- After performing research, each team should share with the rest of the class some information regarding any three artifacts they found. Each team should explain what the artifacts are, whether they might have been used by someone in first class, second class, or third class, and what the value of such an artifact was to the person who owned them as well as their value today.
- Next, the teams should develop a character sketch of a passenger onboard the Titanic. Students should use the following questions to develop all the biographical data they'll need:
- What was the name of character?
- Was this character a survivor or fatality?
- What was his or her occupation?
- Did the passenger travel First, Second, or Third Class?
- Relevant information regarding passenger and Titanic (act of heroism, famous remark, etc.)
- If the character survived, what information about that person's life after the sinking?
- What sources did you use to gather this information?
- Once the "character sketch" is complete, the groups should report to the class what they discovered about their subject. Based on the sketches from all the groups, the teacher may direct the class to come up with specific conclusions about the sinking. Some issues to be determined might include:
- Which class (First, Second, Third) had more fatalities? (Students may wish to do subsequent research to determine this.)
- Were the men onboard always willing to allow "women and children first" into the lifeboats?
- Do various accounts of the actual sinking seem to be collaborated? (For example, whether or not the ship broke into two parts before submerging?)
- What type of impact did the sinking have on the lives of those who survived the sinking?
The following rubric may be used to evaluate student research and participation:
- Research (maximum 20 points): How much research did the group complete? Did the group use credible sources to gather information? Was the research constructive to character sketch?
- Presentation skills (maximum 20 points): Was development of the character clear and comprehensive enough to denote a specific, unique individual?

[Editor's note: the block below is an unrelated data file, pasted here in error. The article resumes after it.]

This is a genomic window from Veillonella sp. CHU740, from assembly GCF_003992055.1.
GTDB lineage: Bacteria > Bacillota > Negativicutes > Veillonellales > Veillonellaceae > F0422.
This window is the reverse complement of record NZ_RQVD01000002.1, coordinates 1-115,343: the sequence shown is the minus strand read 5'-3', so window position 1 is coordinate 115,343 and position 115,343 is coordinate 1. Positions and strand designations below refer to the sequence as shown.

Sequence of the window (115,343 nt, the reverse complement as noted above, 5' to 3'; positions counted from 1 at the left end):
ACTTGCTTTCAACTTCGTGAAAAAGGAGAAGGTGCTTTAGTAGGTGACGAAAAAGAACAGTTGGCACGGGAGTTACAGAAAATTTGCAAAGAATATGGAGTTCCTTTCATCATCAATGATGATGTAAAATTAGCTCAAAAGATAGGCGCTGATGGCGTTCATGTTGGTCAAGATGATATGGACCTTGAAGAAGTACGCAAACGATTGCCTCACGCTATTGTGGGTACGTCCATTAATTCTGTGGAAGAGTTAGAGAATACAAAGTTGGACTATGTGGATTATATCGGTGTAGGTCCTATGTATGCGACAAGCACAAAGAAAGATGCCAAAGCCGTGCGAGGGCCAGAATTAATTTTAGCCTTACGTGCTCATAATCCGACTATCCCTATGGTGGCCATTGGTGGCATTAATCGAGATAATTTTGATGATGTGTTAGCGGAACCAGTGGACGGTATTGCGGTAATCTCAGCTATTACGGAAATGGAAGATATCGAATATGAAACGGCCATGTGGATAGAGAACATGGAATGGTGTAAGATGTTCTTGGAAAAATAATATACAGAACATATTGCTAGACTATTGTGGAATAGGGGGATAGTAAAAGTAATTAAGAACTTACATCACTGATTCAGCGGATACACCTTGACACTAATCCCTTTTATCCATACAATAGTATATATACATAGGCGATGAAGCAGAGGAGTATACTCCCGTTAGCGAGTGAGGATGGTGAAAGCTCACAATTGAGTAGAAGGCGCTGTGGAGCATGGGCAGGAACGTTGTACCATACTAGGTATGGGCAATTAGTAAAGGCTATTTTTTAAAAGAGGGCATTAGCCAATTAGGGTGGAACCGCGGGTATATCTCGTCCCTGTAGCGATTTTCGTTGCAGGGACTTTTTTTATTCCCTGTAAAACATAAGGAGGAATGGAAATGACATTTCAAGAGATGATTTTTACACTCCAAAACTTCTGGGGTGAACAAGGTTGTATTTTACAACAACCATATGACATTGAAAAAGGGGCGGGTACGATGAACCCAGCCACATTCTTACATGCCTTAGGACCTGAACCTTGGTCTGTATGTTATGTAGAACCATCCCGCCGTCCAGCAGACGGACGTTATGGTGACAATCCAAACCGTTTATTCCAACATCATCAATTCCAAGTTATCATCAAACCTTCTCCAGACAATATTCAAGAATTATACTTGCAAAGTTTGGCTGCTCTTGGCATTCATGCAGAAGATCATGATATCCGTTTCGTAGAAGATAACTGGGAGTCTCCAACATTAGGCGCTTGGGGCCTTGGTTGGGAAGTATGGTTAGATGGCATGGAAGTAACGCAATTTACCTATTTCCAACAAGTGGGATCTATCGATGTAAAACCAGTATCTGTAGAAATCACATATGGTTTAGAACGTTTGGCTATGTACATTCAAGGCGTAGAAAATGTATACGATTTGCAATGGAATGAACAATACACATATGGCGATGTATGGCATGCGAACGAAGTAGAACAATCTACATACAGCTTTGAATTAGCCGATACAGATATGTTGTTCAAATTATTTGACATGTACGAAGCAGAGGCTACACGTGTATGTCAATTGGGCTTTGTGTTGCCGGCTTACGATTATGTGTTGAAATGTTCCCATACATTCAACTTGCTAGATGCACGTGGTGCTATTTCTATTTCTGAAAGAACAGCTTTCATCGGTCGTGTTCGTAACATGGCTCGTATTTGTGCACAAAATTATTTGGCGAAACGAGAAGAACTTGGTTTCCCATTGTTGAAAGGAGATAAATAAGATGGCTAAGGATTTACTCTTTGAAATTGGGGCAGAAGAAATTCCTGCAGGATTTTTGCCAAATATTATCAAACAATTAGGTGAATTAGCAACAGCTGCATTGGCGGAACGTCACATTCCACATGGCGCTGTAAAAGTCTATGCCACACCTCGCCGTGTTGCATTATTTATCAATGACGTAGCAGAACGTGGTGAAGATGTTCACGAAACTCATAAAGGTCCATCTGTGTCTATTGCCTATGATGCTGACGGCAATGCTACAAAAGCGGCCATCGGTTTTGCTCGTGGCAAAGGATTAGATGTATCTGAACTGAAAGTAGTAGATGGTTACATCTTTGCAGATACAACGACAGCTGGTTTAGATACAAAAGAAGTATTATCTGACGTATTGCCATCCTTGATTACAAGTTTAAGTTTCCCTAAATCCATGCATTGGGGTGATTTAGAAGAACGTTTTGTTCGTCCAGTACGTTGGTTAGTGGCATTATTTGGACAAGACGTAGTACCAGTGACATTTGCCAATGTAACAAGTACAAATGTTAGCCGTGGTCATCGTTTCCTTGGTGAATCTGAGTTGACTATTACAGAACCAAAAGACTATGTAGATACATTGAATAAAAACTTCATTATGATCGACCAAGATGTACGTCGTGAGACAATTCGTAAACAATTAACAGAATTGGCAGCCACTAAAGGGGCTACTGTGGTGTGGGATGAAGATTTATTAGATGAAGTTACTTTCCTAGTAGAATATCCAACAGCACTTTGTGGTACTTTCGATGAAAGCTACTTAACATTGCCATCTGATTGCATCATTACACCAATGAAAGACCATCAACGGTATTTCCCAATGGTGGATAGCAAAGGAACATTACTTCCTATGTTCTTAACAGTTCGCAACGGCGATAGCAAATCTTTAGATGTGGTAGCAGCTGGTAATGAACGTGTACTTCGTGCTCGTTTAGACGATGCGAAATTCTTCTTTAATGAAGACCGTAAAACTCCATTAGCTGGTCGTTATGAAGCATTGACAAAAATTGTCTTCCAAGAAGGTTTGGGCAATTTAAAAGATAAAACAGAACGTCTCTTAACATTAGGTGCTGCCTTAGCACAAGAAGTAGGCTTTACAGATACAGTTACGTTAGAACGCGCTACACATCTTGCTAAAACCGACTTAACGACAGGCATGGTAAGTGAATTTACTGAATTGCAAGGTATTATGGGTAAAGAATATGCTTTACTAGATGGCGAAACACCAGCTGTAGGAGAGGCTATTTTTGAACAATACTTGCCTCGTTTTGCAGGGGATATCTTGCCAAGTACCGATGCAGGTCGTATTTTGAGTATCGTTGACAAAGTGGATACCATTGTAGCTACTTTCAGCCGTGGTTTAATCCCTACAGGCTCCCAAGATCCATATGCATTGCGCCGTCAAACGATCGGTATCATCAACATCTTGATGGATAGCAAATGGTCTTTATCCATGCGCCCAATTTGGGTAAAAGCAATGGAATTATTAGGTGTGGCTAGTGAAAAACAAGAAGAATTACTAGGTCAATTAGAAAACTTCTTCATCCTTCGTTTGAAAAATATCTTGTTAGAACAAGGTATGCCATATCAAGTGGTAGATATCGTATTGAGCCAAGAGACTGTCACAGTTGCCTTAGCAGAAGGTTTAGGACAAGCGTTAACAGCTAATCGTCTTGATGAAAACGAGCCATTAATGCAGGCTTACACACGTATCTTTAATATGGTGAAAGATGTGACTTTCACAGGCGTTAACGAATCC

- Speaking ability (maximum 20 points): Was the group able to express themselves in a manner understandable to the audience?
- Once the teacher and students have completed the character sketch forms, the teacher may wish to have students conduct a role-playing exercise in which members of the class interact as passengers and crew of the Titanic. For example, a skit might be produced which re-creates Bruce Ismay of the White Star Line Company discussing with Captain Smith the desire of the Titanic's owners to increase speed and show the power of the ship, regardless of the dangers of icebergs.
- Conduct a debate in which students decide whether or not the crewmembers manning the lifeboats should have returned to save any remaining passengers still alive in the water.
- Students could plan their own voyage of a lifetime by planning a trip to Mars. If they were traveling First, Second, or Third Class, what personal items would they bring? How long would they stay? Students might speculate how people 100 years from now would view and interpret these items.
- The teacher may wish to create a "time capsule" of artifacts from our time period, and have the students role play 22nd Century archeologists, having the students determine what the items are and what their significance would be.
Items the teacher may consider including:
- A compact disk
- A videotape
- An American coin (perhaps a new Sacajawea dollar?)
- A picture of a well-known movie actor or pop star
- An ad from a magazine or newspaper (McDonalds, Microsoft, for example)
- Non-perishable food (what might be considered "trendy" food of the late 20th Century)
- A lava lamp
- A Walkman or personal CD player
The teacher can have the students divide into teams and report to the entire class what they see these items as (in terms of being anthropologists and archeologists from 100 years from now).